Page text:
Frank Landis' Blog

More fun with Pandora
February 8, 2010, 1:04 am
Filed under: Uncategorized

There were a bunch of other things bugging me about Avatar.. Some of my fussing was unfounded.

This had to do with the fun of designing a livable moon that orbits a gas giant.  Pandora, or the world I’m working on: Nysus.  This has to do with three things: Roche limits, Hill Spheres, and tidal locking.

I’m a biologist, so I actually have to look these up.  Fortunately, Wikipedia has the relevant equations, and when I was designing Nysus, I set up simulations in Excel to figure it all out. Right now, based on my memory of the movie, I’m trying to figure out if they got it right.

Here are the issues:

The Roche Limit is the minimum orbital distance where a moon breaks up due to stresses from the gravity of the big planet. That’s where Saturn’s Rings came from. The fun part is that the rigid Roche Limit is based on the densities of both the gas giant and its moon, so on a soft and fluffy gas giant, the rigid Roche Limit’s actually inside the gas giant. While Pandora’s ridiculously close to its primary, it’s outside the Roche Limit, because it’s orbiting a gas giant: Polyphemus.

The Hill Sphere is where the gravity of the gas giant and the gravity of the sun are equal. If a moon’s orbit is outside the Hill Sphere, the sun yanks it away. Pandora doesn’t have this problem.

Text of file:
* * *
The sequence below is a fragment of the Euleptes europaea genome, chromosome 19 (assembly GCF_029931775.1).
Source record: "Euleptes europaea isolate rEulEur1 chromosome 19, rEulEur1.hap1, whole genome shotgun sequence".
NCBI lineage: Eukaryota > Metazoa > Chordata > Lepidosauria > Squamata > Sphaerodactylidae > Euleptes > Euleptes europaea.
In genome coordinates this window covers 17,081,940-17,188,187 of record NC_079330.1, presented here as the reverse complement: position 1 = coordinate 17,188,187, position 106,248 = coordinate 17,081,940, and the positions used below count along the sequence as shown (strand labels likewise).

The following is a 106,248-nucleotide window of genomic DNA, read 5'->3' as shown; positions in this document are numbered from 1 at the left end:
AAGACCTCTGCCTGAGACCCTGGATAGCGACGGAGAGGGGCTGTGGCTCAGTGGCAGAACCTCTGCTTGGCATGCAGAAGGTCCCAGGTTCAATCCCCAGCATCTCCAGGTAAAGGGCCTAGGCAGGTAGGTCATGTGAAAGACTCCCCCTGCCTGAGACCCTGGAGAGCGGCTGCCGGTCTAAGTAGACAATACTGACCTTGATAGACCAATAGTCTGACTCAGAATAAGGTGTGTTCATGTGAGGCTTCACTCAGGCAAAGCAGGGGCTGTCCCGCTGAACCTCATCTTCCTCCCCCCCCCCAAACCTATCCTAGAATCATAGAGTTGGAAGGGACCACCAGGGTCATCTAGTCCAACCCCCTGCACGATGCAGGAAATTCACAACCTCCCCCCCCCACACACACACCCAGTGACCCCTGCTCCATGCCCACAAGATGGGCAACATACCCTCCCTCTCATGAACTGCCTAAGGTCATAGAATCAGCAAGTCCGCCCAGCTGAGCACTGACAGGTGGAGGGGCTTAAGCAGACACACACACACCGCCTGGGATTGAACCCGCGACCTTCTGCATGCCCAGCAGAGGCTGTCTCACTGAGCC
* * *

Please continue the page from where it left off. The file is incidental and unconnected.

A moon that’s anywhere near its primary tends to be tidally locked so that one face of the moon always faces the primary. From that moon, the primary basically sits at one point in the sky, never rising or setting.

If you want a 24 hour day on your exomoon, it’s got to orbit its gas giant primary every 24 hours.

One thing I noticed fiddling around is that, while the equations are complicated, things tend to be proportional. If your moon is orbiting a big planet, it goes a little faster, so it’s further away from the planet. Assuming you don’t fiddle with the density of the gas giant, it gets a little bigger, and it so the gas giant appears roughly the same size in the sky.

Now, we get to that fascinating question: how long was Pandora’s day? If it’s 24 hours, Polyphemus covers 25-35% of the sky, not half the sky, which is 90 degrees. If Pandora’s day is 12 hours, Polyphemus covers 40-50 degrees.

Now in the movie, Polyphemus sometimes covers something like 90% of the sky, and sometimes there’s a lot of blue sky showing. This suggests that Pandora actually is spinning, which is not a good thing. If by some weirdness, Pandora actually rotated with respect to Polyphemus, it would have truly godawful tides. How big? I don’t know, but when I calculated them for Nysus (which as about a 48 hour day), the tidal bulge was around five kilometers high. If Polyphemus is rotating, that means the tidal range is several kilometers. As I said, it’s bad. Fortunately, moons get tidally locked pretty fast.

And then we have the issue that the Alpha Centauri system has two stars, not one, and B’s orbit around A is highly elliptical and takes about 80 years to complete (distance varies between 11 and 35 AU, roughly). Therefore, the energy input to Pandora would vary enormously over that time, but it’s more than what Earth experiences. I’m not yet sure whether it’s possible to have a livable planet in this system, but since we only saw one sun, I think it’s safe to say that a real Pandora in the Alpha Centauri system would be weirder than James Cameron imagined. Oh well.


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